THINKING OF BUYING QUALITY
YOU ARE NOT THE ONLY ONE!
Advertising agencies, jewelry designers and Internet
jewelry retailers are rethinking their approach to the use
of 'internet' imaging and are prepared to allocate and
spend more money on better digital jewelry photography.
How much are you prepared to pay a jewelry photographer to take the best photographs of your jewels?
It depends on your budget and the end use for the image.
A number of years ago catalog and advertising photography
was produced strictly from images photographed
on film. There was no alternative but finding a good photographer
who would produce excellent images. A photograph
had to be sharp, well lit, well exposed and properly
There were no shortcuts - the quality of the image had to
be very good. A full-page cover was the limit of what
35mm film could usefully deliver. In the beginning of
the digital evolution, there were problems in maintaining
quality images through the process of shooting, cropping
and color correcting. Today, digital technology has not
only surpassed the quality of film - it has made film
unproductive for commercial use! And yet, many companies
seem to be cutting back on their jewelry photography budgets. Why? Because they don't see the point in spending good money on an
image that will end up two
inches wide on a web page. Internet images are about
250 pixels wide. Even images that are slightly fuzzy
hold up well at this resolution. The images are so small,
perhaps you don't feel you can justify the cost of hiring
a professional jewelry photographer to take photographs.
This isn't because digital imaging makes jewelry photography easier to take - a good 35mm camera is just as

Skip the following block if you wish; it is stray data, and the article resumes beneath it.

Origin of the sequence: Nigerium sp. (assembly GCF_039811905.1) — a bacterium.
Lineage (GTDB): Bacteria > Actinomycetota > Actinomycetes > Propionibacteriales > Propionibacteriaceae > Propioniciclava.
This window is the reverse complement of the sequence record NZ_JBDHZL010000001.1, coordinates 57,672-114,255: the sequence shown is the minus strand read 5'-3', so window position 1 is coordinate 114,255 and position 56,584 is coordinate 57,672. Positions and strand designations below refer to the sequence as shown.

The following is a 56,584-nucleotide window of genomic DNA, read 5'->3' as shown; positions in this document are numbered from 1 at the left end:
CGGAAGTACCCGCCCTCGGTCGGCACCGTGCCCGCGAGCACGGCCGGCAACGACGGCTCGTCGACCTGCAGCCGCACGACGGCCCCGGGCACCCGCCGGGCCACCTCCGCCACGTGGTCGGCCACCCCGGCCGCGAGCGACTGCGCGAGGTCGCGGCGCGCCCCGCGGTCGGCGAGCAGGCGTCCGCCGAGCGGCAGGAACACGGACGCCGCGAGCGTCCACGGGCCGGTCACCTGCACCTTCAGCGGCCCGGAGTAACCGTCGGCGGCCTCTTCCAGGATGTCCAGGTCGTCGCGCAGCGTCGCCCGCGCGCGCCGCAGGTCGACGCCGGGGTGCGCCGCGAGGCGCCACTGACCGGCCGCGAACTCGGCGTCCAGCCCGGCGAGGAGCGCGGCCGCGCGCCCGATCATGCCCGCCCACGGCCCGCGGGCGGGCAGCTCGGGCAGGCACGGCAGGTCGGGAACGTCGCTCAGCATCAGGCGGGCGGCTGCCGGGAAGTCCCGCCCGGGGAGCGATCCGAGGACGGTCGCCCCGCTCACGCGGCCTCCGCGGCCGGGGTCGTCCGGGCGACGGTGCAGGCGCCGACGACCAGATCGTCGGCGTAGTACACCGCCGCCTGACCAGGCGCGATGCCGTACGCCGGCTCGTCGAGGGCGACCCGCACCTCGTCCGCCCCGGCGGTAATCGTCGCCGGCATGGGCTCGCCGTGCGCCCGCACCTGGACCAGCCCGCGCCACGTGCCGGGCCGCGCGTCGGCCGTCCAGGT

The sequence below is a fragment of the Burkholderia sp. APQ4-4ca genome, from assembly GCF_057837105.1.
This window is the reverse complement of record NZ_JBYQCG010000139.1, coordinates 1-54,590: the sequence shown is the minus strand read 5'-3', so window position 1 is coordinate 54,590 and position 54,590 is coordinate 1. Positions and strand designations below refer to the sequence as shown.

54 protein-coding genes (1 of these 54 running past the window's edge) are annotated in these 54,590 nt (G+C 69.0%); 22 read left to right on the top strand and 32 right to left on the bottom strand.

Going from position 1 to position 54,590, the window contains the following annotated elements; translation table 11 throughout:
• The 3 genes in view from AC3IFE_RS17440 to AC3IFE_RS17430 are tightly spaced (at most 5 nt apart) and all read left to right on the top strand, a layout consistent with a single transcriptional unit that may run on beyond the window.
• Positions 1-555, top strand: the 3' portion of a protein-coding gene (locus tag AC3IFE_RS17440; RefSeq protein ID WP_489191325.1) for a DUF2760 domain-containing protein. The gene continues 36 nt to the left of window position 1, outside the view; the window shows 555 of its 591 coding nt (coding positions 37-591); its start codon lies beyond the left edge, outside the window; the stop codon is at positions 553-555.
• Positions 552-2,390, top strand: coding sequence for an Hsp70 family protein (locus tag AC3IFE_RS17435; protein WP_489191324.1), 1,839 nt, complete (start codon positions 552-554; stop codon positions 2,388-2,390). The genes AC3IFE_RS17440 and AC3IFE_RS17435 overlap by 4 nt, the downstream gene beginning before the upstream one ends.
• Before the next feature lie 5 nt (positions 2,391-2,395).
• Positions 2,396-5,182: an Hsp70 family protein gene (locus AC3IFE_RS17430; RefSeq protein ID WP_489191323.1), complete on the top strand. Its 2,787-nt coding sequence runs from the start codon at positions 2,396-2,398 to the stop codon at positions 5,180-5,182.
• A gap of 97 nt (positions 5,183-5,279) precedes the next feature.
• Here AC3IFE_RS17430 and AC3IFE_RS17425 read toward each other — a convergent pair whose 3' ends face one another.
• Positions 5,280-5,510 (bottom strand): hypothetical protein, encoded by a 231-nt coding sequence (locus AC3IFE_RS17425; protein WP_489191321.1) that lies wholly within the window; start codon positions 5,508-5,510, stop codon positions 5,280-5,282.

capable and costs less. But with the lower resolution
images that are displayed on a monitor, someone, somewhere
in a factory, design studio, or retail store has
decided that lower quality imagery is totally acceptable!
However, photography is still a skill and an art. Buying
a food processor doesn't turn you into a cook, and investing
in a digital camera doesn't make you a jewelry photographer.
It is now even more important for web images to be well
photographed, large, sharp and true-to-life in order to
turn a web page into a sale-closing tool. Advertising
agencies that created Internet presence for many leading
retail jewelers in the past are now rethinking their
approach. Why? Because good images, originally photographed
for the Internet, can also be used for a multitude
of other advertising purposes such as catalogs or
magazine advertisements. There is also the consideration
of improvements in technology, and the resolution of
computer monitors. At the moment, computer monitors
average about 15-17 inches in diagonal width.
is about 72-96 dots per inch, and a 250-pixel
image appears to be about three inches wide.
WHY WAIT FOR THE FUTURE?
But monitor technology is improving, and will ultimately
be comparable with print resolutions. When we have
300 dpi monitors, that three-inch image is going to have
to be much better. In effect, we will have gone full circle
and will need to put the same amount of thought and
consideration into our online jewelry photography as
we do for print. And all those grainy, blurry 250-pixel
images we have in our archive are going to be useless.
Why wait for the future? Improve the way your images
are taken and presented now and your 'online presence'
will thank you for it. Make sure that you receive from
your jewelry photographer a high resolution version of
the image you are paying for. Archiving those images
will safeguard your investment and save you from additional
expense in the future.
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